Review: The Vigilante Poets of Selwyn Academy by Kate Hattemer

18209360

Hardcover, 336 pages
Published April 8th 2014 by Knopf Books for Young Readers
Source: Library

“I wanted to call her a bitch. I almost did. But I couldn’t get the word out. I started wondering whether that’d be sexist, and then I started thinking about how many thoughts could squeeze into the tiniest pause between words, and then I started thinking that now I was thinking about my thoughts, and also thinking about the fact that I was thinking about my thoughts, and how that could go on forever, as if my first thought had been placed between two mirrors and now there was an infinite, recursive series of thoughts. And then I thought about how everyone else probably thought about thoughts too, and how there were so many thoughts out there, an oppressive consciousness ladled over the globe like a thick, congealing sauce.”

The Vigilante Poets of Selwyn Academy is not a coming of age story as much as it is a ride in the heads of three very smart teenagers who make (often misguided) attempts to reclaim what has been stolen from them by the adults around them. The novel is also Kate Hattemer’s debut into the world of children’s literature.

Ethan and his friends, Jackson, Luke and Elizabeth, attend Selwyn Academy, a highbrow school dedicated to the arts. Jackson likes school; he has good friends and an unattainable girl he crushes on. Then things begin to fall apart. The catalyst for all this falling apart is For Arts Sake, a reality tv show that is being filmed at Selwyn Academy. Luke, Ethan’s best friend, is against the TV show and what it stands for so he decides to write a long poem (like Ezra Pound did) to protest against the exploitation of their school and student lives by this tv show. However, he falls for the allure of fame and ends up a contestant on the show leaving Ethan, Elizabeth and Jackson hanging. Also starring a pet gerbil and triplet sisters.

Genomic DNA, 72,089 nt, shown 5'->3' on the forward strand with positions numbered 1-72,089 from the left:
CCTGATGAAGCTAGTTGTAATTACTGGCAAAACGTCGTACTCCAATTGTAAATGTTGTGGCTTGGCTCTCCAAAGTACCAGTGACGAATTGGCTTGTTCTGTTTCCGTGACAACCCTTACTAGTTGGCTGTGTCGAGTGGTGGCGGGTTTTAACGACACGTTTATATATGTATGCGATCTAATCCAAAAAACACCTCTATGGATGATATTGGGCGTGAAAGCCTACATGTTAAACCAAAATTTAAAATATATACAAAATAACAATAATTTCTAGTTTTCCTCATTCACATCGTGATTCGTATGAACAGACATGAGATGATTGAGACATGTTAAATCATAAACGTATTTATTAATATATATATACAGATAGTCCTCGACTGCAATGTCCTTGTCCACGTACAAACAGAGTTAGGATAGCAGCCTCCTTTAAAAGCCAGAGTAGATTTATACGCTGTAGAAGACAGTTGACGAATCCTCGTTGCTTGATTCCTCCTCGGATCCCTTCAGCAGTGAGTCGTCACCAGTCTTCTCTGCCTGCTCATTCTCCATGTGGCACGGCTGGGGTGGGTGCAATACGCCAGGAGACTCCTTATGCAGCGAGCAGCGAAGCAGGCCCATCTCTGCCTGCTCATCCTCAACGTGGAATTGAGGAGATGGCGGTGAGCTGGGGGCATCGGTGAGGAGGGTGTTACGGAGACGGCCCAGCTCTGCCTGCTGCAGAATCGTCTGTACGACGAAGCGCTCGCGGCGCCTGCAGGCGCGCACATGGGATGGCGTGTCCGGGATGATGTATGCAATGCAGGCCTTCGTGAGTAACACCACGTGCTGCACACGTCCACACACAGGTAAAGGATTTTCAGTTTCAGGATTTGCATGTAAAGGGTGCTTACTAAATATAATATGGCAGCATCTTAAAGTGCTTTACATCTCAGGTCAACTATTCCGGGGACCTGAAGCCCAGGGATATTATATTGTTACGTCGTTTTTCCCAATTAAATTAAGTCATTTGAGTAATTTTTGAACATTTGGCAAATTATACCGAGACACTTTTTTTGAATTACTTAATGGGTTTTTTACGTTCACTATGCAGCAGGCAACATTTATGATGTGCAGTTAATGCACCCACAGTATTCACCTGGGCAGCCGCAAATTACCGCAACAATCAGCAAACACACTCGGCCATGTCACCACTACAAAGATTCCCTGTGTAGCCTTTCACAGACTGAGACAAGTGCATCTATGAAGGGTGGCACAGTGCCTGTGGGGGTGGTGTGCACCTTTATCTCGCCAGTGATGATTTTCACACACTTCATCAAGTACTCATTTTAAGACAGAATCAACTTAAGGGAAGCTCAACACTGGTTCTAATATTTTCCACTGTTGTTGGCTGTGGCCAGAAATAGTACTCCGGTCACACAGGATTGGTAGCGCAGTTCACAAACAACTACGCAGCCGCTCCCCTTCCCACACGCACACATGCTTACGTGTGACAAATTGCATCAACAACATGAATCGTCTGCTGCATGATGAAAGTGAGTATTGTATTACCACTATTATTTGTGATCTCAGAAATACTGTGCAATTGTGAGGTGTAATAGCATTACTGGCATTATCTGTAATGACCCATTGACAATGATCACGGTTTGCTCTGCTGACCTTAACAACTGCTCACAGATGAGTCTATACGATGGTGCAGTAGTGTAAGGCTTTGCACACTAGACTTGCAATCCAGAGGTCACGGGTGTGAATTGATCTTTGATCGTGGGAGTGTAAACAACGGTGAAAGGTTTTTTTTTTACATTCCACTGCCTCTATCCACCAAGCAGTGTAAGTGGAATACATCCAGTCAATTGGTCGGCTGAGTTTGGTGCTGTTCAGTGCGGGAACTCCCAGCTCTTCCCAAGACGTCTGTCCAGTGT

The novel is fun, irreverent and very cheeky. The story is told from Ethan’s perspective and though he is not an unreliable narrator entirely, he is prone to exaggeration and all the other delicious adolescent melodrama. I loved the way friendship is portrayed in the novel; Hattemer gives it close attention but manages to make the dynamics subtle enough that the reader has the pleasure of reading between the lines. Ethan’s relationships both platonic and otherwise are carefully explored and Ethan is able to reflect somewhat on the decisions he makes intentionally and even those he makes unintentionally. I really loved how subtle the romance is. Hattemer avoids melodrama when it would have been very easy to fall prey to it. Justifiably too.

While the school life described in the novel is somewhat ideal, the discourse on adult exploitation of teenage lives, bodies and dreams to make money is an important one. The show anchor is somewhat of a caricature but she manages to capture how in the pursuit to entertain things become cheapened. The narrative on Ezra Pound is just as important and I felt that the mention of Pound’s words as he looked back on his life, and the reiteration of it is important. Pound says, “I should have been able to do better.” Ethan and his friends do not want to look back and regret and it is Pound’s words that spur them on to try to make a difference.

I enjoyed this book. My major complaint would have been the anticlimactic nature of the reunion between the friends. I wanted some screaming and passionate reviling where Luke was concerned but I am able to get over that lack. The book is intelligent and witty and needs a particular mood to read it. So if you find yourself craving something like Dead Poets Society maybe give this one a try.

  • Great review! The cover and title grabbed me (anything YA mentioning poetry usually grabs at least a little of my interest). But I’m especially drawn in my the relationships you describe. Looks very cool.

    • The relationships were the highlight of the novel. They were understated and all the more powerful for it.